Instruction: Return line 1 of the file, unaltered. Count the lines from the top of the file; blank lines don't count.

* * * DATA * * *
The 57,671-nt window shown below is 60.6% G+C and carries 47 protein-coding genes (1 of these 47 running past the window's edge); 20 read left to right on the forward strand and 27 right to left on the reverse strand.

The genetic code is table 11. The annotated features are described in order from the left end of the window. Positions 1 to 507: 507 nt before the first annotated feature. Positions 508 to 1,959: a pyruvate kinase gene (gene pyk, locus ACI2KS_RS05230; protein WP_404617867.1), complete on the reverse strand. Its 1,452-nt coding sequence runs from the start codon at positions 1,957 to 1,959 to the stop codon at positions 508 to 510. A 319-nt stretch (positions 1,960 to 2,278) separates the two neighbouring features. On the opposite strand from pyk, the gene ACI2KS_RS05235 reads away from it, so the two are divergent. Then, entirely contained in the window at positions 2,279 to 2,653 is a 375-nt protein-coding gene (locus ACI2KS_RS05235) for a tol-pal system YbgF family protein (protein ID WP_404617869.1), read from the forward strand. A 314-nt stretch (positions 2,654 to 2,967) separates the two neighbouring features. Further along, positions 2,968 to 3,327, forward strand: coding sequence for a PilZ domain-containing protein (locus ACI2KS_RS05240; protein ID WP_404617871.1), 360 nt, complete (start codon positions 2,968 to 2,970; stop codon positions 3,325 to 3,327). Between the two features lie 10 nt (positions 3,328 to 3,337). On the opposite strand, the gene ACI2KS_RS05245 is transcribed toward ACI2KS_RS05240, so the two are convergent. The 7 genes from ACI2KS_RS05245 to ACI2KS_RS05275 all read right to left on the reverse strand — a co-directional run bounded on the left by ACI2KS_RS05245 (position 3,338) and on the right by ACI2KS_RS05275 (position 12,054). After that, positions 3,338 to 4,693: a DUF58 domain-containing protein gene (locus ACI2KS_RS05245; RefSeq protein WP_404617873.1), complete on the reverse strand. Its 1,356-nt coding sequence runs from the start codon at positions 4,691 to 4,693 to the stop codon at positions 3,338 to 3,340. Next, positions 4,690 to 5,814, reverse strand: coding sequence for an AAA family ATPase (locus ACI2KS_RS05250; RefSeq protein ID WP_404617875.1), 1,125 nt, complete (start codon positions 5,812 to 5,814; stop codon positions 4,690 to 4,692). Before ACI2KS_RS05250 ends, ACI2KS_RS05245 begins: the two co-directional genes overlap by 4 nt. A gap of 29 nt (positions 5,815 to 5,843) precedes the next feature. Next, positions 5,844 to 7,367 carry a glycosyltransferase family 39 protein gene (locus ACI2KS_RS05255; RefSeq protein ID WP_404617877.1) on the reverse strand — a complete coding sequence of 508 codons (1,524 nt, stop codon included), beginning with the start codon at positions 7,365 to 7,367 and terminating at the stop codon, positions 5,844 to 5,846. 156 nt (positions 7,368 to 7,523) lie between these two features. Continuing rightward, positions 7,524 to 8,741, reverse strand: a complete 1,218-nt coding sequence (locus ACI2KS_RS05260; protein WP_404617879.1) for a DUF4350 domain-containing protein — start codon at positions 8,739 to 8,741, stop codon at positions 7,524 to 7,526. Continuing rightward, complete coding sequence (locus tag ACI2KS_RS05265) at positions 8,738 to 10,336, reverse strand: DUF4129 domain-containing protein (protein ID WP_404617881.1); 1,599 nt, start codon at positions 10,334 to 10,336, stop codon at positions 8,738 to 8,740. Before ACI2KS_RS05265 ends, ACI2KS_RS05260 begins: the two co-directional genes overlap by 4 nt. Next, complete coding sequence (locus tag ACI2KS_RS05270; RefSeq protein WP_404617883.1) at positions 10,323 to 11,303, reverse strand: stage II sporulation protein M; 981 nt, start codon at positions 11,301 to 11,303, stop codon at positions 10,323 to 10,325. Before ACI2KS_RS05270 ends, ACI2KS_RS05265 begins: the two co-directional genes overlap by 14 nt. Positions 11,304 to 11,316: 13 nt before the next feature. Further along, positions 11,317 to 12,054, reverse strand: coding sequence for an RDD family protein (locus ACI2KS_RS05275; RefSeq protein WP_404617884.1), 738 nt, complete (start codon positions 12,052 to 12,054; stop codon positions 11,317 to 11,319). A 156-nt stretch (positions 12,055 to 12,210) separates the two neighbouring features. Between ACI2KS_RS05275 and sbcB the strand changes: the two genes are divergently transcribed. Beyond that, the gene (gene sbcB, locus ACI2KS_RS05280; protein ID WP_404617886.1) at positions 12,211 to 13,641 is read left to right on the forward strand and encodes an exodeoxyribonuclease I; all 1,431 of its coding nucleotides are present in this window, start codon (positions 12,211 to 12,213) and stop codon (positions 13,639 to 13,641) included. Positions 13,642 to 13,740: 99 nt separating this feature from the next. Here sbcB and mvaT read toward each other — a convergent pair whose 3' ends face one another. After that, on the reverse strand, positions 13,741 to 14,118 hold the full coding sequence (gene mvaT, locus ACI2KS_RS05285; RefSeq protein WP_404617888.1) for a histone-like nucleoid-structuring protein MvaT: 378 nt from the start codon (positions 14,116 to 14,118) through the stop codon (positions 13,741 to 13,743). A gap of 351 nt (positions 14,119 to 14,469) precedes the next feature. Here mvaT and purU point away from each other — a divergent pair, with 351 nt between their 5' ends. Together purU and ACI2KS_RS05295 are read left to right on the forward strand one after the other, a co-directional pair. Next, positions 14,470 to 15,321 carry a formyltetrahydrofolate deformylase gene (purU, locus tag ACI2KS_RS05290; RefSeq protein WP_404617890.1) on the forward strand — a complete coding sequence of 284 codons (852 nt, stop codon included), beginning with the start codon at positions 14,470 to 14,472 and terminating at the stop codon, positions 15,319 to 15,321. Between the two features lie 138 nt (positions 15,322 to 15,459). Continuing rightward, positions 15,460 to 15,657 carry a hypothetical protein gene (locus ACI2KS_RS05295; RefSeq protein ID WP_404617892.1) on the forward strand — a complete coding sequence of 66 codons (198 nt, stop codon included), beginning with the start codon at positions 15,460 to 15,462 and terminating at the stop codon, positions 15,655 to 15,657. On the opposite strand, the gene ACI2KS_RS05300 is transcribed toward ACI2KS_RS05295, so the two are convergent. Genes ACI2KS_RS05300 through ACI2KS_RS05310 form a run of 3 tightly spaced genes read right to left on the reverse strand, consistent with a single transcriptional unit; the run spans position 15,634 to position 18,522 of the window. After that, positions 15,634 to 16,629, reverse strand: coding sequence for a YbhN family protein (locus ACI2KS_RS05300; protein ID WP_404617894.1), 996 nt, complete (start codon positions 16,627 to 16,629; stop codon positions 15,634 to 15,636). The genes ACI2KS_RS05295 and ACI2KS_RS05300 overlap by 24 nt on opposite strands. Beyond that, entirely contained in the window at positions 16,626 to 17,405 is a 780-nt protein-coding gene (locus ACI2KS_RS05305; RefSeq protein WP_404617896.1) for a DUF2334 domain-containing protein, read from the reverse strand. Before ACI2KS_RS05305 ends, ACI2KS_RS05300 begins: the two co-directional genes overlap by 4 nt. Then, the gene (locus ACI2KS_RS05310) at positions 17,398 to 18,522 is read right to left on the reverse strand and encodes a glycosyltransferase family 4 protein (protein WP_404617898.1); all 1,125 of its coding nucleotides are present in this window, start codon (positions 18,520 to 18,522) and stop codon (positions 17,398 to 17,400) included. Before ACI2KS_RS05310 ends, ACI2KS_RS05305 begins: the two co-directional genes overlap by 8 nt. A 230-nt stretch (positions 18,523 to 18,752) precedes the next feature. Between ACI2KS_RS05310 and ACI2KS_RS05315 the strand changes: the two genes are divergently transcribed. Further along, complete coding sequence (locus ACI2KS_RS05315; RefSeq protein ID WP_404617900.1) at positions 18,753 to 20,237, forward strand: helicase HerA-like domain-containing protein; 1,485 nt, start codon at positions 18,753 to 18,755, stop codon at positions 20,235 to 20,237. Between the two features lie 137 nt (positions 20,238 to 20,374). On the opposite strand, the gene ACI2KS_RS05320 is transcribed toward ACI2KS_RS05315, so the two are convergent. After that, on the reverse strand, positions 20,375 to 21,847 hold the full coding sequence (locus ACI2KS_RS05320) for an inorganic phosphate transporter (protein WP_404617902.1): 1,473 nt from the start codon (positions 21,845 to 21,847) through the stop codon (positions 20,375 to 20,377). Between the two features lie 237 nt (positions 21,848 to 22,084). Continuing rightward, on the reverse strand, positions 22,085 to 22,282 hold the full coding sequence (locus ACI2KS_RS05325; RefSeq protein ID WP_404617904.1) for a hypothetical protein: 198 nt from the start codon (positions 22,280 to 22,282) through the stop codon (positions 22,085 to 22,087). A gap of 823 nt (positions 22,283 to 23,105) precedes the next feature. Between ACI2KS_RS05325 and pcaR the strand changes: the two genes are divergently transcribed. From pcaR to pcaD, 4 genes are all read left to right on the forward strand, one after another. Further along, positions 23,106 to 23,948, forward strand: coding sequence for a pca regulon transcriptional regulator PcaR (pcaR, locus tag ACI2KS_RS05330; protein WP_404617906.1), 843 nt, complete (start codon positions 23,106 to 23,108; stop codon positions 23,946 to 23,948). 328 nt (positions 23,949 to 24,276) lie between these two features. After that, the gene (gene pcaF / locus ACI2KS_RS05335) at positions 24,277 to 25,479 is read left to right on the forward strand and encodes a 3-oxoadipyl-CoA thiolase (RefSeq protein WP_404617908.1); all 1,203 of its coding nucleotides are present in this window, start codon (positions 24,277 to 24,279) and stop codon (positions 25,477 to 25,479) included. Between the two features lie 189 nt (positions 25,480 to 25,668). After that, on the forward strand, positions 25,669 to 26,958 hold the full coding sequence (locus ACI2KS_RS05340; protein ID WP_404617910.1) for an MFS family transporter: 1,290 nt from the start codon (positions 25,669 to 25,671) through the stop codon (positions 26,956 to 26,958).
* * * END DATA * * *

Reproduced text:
The 57,671-nt window shown below is 60.6% G+C and carries 47 protein-coding genes (1 of these 47 running past the window's edge); 20 read left to right on the forward strand and 27 right to left on the reverse strand.